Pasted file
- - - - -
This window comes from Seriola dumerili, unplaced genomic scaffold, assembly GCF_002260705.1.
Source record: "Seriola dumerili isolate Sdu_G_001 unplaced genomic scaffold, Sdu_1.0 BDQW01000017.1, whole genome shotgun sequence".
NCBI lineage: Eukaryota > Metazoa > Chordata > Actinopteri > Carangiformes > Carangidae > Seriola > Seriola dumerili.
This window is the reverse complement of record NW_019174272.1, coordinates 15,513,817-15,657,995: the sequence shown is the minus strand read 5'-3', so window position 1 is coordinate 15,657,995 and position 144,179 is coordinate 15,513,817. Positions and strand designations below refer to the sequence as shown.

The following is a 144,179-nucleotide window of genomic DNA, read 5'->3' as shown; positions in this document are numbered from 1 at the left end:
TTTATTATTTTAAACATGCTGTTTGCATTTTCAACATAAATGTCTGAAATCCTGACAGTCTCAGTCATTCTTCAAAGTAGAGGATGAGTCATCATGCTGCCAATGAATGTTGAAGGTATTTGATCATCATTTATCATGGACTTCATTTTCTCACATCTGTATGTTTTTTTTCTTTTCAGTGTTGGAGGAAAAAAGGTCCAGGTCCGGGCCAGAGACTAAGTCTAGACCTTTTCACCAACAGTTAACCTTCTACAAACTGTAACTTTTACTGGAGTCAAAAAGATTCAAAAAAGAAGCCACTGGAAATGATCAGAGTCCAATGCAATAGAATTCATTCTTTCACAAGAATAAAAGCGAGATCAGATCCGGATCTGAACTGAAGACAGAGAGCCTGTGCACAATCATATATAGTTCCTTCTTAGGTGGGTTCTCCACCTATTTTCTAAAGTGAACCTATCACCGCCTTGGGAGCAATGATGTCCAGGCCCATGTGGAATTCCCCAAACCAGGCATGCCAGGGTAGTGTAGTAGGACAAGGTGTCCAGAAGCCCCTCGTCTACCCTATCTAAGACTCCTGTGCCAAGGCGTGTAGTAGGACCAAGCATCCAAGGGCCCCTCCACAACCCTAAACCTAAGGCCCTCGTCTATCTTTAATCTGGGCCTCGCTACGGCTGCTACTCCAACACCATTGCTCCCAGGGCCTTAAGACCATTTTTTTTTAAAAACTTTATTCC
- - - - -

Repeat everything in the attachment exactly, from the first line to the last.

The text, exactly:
This window comes from Seriola dumerili, unplaced genomic scaffold, assembly GCF_002260705.1.
Source record: "Seriola dumerili isolate Sdu_G_001 unplaced genomic scaffold, Sdu_1.0 BDQW01000017.1, whole genome shotgun sequence".
NCBI lineage: Eukaryota > Metazoa > Chordata > Actinopteri > Carangiformes > Carangidae > Seriola > Seriola dumerili.
This window is the reverse complement of record NW_019174272.1, coordinates 15,513,817-15,657,995: the sequence shown is the minus strand read 5'-3', so window position 1 is coordinate 15,657,995 and position 144,179 is coordinate 15,513,817. Positions and strand designations below refer to the sequence as shown.

The following is a 144,179-nucleotide window of genomic DNA, read 5'->3' as shown; positions in this document are numbered from 1 at the left end:
TTTATTATTTTAAACATGCTGTTTGCATTTTCAACATAAATGTCTGAAATCCTGACAGTCTCAGTCATTCTTCAAAGTAGAGGATGAGTCATCATGCTGCCAATGAATGTTGAAGGTATTTGATCATCATTTATCATGGACTTCATTTTCTCACATCTGTATGTTTTTTTTCTTTTCAGTGTTGGAGGAAAAAAGGTCCAGGTCCGGGCCAGAGACTAAGTCTAGACCTTTTCACCAACAGTTAACCTTCTACAAACTGTAACTTTTACTGGAGTCAAAAAGATTCAAAAAAGAAGCCACTGGAAATGATCAGAGTCCAATGCAATAGAATTCATTCTTTCACAAGAATAAAAGCGAGATCAGATCCGGATCTGAACTGAAGACAGAGAGCCTGTGCACAATCATATATAGTTCCTTCTTAGGTGGGTTCTCCACCTATTTTCTAAAGTGAACCTATCACCGCCTTGGGAGCAATGATGTCCAGGCCCATGTGGAATTCCCCAAACCAGGCATGCCAGGGTAGTGTAGTAGGACAAGGTGTCCAGAAGCCCCTCGTCTACCCTATCTAAGACTCCTGTGCCAAGGCGTGTAGTAGGACCAAGCATCCAAGGGCCCCTCCACAACCCTAAACCTAAGGCCCTCGTCTATCTTTAATCTGGGCCTCGCTACGGCTGCTACTCCAACACCATTGCTCCCAGGGCCTTAAGACCATTTTTTTTTAAAAACTTTATTCC